Marcia, I enjoyed reading your clear and useful comments, esp. the “Specific Goals for further improvement” part. I prepared some post-its with your suggestions – to use in my classes next week! :yahoo:

                  • #37518
                    Marusya Price
                    Participant
                      @marusya

                      Hi everyone, I’ve just posted my comment but the forum says there’s been an error so I’m going to upload my feedback as a Word doc.

                      I observed a lesson which was recorded and posted on Youtube. I decided not to watch the video that’s been provided as I couldn’t see the students. For me seeing their faces, reactions and interaction with the teacher is very important.

                      Thank you for this assignment, Beth and Nick. I don’t remember the last time I observed another teacher’s lesson so I really enjoyed it.

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                      • #37531
                        Aurelia Cristiana Serban
                        Participant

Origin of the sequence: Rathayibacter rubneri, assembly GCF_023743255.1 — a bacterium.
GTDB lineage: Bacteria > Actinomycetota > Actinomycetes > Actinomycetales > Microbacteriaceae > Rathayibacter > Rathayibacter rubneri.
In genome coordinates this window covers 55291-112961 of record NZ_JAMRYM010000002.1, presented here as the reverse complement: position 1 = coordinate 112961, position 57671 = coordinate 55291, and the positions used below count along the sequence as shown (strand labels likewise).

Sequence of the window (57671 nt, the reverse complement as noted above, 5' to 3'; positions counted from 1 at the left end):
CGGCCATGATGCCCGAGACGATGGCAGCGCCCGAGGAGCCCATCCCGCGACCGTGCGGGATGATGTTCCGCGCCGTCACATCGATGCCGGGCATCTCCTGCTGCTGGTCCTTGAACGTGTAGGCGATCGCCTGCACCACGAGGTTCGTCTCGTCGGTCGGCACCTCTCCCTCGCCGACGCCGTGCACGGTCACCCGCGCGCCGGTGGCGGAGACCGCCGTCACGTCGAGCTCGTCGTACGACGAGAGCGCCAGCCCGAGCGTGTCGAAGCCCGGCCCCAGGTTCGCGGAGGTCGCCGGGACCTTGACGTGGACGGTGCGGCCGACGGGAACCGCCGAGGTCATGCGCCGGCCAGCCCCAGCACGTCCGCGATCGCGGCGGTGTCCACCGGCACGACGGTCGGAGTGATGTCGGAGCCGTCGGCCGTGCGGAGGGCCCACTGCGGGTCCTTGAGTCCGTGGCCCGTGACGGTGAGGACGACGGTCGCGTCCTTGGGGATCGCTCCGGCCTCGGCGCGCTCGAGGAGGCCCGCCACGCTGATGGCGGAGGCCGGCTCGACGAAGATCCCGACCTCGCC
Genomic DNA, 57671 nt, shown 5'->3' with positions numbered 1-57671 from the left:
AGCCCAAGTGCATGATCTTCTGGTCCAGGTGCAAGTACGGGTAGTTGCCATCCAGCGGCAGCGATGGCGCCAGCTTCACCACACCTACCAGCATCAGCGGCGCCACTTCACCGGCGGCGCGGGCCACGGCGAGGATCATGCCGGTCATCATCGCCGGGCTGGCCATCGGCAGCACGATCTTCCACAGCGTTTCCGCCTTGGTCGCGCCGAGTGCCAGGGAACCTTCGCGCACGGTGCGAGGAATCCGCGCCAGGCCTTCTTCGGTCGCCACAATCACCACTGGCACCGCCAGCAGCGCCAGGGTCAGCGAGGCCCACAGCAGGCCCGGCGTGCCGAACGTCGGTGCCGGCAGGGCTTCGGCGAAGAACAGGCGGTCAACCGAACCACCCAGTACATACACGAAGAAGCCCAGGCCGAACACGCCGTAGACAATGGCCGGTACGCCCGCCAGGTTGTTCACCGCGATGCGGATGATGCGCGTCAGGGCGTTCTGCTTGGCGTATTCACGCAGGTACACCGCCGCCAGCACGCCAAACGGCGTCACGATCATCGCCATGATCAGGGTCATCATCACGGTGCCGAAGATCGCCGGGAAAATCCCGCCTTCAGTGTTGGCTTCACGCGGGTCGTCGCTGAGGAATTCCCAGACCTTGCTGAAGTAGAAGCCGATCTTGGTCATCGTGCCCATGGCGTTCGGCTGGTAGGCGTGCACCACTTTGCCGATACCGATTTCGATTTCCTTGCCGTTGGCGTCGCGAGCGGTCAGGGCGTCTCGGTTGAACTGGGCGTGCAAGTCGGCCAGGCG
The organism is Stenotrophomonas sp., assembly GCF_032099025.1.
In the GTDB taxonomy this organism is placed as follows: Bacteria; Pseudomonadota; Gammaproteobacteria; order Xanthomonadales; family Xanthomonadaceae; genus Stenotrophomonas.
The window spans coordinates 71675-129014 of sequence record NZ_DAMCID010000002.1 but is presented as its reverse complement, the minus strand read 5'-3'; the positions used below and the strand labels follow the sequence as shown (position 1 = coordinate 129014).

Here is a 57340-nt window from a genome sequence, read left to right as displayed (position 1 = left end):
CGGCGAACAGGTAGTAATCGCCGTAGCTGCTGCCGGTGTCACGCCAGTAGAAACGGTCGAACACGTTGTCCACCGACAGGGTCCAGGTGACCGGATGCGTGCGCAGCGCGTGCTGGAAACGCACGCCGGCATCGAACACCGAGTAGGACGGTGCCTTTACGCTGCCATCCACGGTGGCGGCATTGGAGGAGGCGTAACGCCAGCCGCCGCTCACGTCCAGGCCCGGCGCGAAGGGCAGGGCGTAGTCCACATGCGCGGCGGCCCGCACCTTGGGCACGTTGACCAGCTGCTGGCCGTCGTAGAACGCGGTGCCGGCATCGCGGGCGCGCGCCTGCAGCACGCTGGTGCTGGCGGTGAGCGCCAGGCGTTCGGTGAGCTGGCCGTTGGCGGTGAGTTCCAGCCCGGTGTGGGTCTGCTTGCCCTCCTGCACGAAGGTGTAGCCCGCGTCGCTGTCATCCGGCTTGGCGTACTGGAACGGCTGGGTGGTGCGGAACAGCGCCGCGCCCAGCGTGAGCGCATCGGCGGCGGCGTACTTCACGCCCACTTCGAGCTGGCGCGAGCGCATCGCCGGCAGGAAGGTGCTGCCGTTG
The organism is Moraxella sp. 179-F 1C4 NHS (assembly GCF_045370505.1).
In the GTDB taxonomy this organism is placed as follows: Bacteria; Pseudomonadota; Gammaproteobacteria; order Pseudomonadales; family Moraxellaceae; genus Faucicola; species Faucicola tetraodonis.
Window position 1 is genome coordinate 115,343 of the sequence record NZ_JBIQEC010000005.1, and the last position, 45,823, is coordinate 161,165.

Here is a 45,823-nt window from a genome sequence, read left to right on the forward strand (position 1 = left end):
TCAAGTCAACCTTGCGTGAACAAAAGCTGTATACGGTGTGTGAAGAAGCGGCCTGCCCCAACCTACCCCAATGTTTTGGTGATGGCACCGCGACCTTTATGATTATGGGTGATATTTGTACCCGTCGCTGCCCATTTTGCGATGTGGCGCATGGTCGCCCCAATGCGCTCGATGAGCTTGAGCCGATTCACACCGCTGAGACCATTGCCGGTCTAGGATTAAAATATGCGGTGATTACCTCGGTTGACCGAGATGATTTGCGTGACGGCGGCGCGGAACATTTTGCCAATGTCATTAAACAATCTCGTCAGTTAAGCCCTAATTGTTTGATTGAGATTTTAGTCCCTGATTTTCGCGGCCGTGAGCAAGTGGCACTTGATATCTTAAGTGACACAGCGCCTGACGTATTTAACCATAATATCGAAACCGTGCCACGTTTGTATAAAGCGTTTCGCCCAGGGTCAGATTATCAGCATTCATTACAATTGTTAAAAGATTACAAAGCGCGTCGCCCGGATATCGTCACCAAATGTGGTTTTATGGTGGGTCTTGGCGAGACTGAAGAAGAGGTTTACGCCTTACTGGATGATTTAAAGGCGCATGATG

@cris

                          Marusya, your comments are very comprehensive. The teacher would benefit greatly from reading these, as they are on point and very detailed.

                      • #37532
                        Aurelia Cristiana Serban
                        Participant
                          @cris

                          Mine is hot written feedback given to one of the peers I recently engaged in peer observation with. It was a F2F class.  We also did PLD/cold feedback, i.e. discussed our comments in a  F2F meeting over coffee, after both lessons had been observed. More input was exchanged, avoiding the feedback sandwich, as we trust each other and have worked together on other activities as well.

                           

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                        • #37540
                          John Rustage
                          Participant
                            @johnrustage

                            Feedback on video S2670004

                            Overall – a confident, purposeful conducting of the lesson; learners were engaged and cooperative and activities progressed smoothly in working towards the learning outcomes for the lesson (vocabulary extension and listening skills development)

                            Strengths:-
                            Phonology – modelling and light drilling of pronunciation of ‘bleach’ and ‘wipe’
                            Concept Qs re. to bleach (hair) and ‘messy’ v ‘tidy’
                            Word class distinctions – to wipe / a wipe to bleach / bleach (uncountable noun)

                            Areas to work on:-
                            Perhaps be a little more generous with time for group work (preparing for listening) eg – 2-3 mins (not 1 min)